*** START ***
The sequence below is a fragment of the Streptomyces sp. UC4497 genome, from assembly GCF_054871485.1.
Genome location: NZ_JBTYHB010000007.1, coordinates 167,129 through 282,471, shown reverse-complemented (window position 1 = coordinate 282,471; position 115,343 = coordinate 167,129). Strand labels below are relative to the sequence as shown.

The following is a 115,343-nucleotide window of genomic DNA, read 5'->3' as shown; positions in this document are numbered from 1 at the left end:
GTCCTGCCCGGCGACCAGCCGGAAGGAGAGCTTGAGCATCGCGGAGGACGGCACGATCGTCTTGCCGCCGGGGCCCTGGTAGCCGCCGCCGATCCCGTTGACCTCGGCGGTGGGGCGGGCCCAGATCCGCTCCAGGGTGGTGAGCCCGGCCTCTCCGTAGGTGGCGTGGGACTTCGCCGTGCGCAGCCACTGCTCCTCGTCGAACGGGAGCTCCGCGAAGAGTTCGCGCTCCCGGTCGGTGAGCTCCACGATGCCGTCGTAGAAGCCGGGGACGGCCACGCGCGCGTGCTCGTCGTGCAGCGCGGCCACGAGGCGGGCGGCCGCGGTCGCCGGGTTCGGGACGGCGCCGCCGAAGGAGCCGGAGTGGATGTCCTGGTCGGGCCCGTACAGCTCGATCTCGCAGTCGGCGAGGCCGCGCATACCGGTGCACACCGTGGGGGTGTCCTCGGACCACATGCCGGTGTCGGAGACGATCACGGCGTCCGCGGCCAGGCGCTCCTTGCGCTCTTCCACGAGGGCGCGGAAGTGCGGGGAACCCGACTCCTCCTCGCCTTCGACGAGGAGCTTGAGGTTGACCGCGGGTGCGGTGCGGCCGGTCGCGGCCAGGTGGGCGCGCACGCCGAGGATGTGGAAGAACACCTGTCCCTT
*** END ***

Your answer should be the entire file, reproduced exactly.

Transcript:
The sequence below is a fragment of the Streptomyces sp. UC4497 genome, from assembly GCF_054871485.1.
Genome location: NZ_JBTYHB010000007.1, coordinates 167,129 through 282,471, shown reverse-complemented (window position 1 = coordinate 282,471; position 115,343 = coordinate 167,129). Strand labels below are relative to the sequence as shown.

The following is a 115,343-nucleotide window of genomic DNA, read 5'->3' as shown; positions in this document are numbered from 1 at the left end:
GTCCTGCCCGGCGACCAGCCGGAAGGAGAGCTTGAGCATCGCGGAGGACGGCACGATCGTCTTGCCGCCGGGGCCCTGGTAGCCGCCGCCGATCCCGTTGACCTCGGCGGTGGGGCGGGCCCAGATCCGCTCCAGGGTGGTGAGCCCGGCCTCTCCGTAGGTGGCGTGGGACTTCGCCGTGCGCAGCCACTGCTCCTCGTCGAACGGGAGCTCCGCGAAGAGTTCGCGCTCCCGGTCGGTGAGCTCCACGATGCCGTCGTAGAAGCCGGGGACGGCCACGCGCGCGTGCTCGTCGTGCAGCGCGGCCACGAGGCGGGCGGCCGCGGTCGCCGGGTTCGGGACGGCGCCGCCGAAGGAGCCGGAGTGGATGTCCTGGTCGGGCCCGTACAGCTCGATCTCGCAGTCGGCGAGGCCGCGCATACCGGTGCACACCGTGGGGGTGTCCTCGGACCACATGCCGGTGTCGGAGACGATCACGGCGTCCGCGGCCAGGCGCTCCTTGCGCTCTTCCACGAGGGCGCGGAAGTGCGGGGAACCCGACTCCTCCTCGCCTTCGACGAGGAGCTTGAGGTTGACCGCGGGTGCGGTGCGGCCGGTCGCGGCCAGGTGGGCGCGCACGCCGAGGATGTGGAAGAACACCTGTCCCTT